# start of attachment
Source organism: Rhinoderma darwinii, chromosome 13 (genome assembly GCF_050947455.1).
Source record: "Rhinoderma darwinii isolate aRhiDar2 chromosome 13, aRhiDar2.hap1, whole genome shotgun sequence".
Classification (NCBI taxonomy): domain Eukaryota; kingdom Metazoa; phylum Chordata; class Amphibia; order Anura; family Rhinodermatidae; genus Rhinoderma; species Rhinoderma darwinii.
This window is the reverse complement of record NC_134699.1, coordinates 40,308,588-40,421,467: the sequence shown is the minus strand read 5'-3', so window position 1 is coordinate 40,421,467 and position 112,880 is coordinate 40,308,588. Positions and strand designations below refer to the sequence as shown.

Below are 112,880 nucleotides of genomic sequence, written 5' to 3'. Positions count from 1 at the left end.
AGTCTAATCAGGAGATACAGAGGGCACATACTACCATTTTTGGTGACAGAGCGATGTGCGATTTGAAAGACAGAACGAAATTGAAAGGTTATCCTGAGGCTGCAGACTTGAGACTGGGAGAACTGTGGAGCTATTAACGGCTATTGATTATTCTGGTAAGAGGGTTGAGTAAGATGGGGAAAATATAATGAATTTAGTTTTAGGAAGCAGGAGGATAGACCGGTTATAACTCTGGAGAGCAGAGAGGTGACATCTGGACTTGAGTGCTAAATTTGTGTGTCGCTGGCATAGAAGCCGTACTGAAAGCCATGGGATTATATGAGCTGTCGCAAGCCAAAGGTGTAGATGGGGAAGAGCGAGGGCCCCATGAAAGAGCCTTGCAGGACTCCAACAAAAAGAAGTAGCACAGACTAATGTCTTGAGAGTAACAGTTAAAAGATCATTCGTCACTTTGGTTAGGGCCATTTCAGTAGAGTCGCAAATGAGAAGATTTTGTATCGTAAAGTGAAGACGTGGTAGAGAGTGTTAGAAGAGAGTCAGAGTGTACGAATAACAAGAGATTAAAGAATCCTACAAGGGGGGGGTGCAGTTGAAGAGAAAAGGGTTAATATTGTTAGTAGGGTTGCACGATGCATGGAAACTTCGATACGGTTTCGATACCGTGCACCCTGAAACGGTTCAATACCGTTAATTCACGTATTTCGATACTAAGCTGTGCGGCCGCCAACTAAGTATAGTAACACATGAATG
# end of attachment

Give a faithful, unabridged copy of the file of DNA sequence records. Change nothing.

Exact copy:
Source organism: Rhinoderma darwinii, chromosome 13 (genome assembly GCF_050947455.1).
Source record: "Rhinoderma darwinii isolate aRhiDar2 chromosome 13, aRhiDar2.hap1, whole genome shotgun sequence".
Classification (NCBI taxonomy): domain Eukaryota; kingdom Metazoa; phylum Chordata; class Amphibia; order Anura; family Rhinodermatidae; genus Rhinoderma; species Rhinoderma darwinii.
This window is the reverse complement of record NC_134699.1, coordinates 40,308,588-40,421,467: the sequence shown is the minus strand read 5'-3', so window position 1 is coordinate 40,421,467 and position 112,880 is coordinate 40,308,588. Positions and strand designations below refer to the sequence as shown.

Below are 112,880 nucleotides of genomic sequence, written 5' to 3'. Positions count from 1 at the left end.
AGTCTAATCAGGAGATACAGAGGGCACATACTACCATTTTTGGTGACAGAGCGATGTGCGATTTGAAAGACAGAACGAAATTGAAAGGTTATCCTGAGGCTGCAGACTTGAGACTGGGAGAACTGTGGAGCTATTAACGGCTATTGATTATTCTGGTAAGAGGGTTGAGTAAGATGGGGAAAATATAATGAATTTAGTTTTAGGAAGCAGGAGGATAGACCGGTTATAACTCTGGAGAGCAGAGAGGTGACATCTGGACTTGAGTGCTAAATTTGTGTGTCGCTGGCATAGAAGCCGTACTGAAAGCCATGGGATTATATGAGCTGTCGCAAGCCAAAGGTGTAGATGGGGAAGAGCGAGGGCCCCATGAAAGAGCCTTGCAGGACTCCAACAAAAAGAAGTAGCACAGACTAATGTCTTGAGAGTAACAGTTAAAAGATCATTCGTCACTTTGGTTAGGGCCATTTCAGTAGAGTCGCAAATGAGAAGATTTTGTATCGTAAAGTGAAGACGTGGTAGAGAGTGTTAGAAGAGAGTCAGAGTGTACGAATAACAAGAGATTAAAGAATCCTACAAGGGGGGGGTGCAGTTGAAGAGAAAAGGGTTAATATTGTTAGTAGGGTTGCACGATGCATGGAAACTTCGATACGGTTTCGATACCGTGCACCCTGAAACGGTTCAATACCGTTAATTCACGTATTTCGATACTAAGCTGTGCGGCCGCCAACTAAGTATAGTAACACATGAATG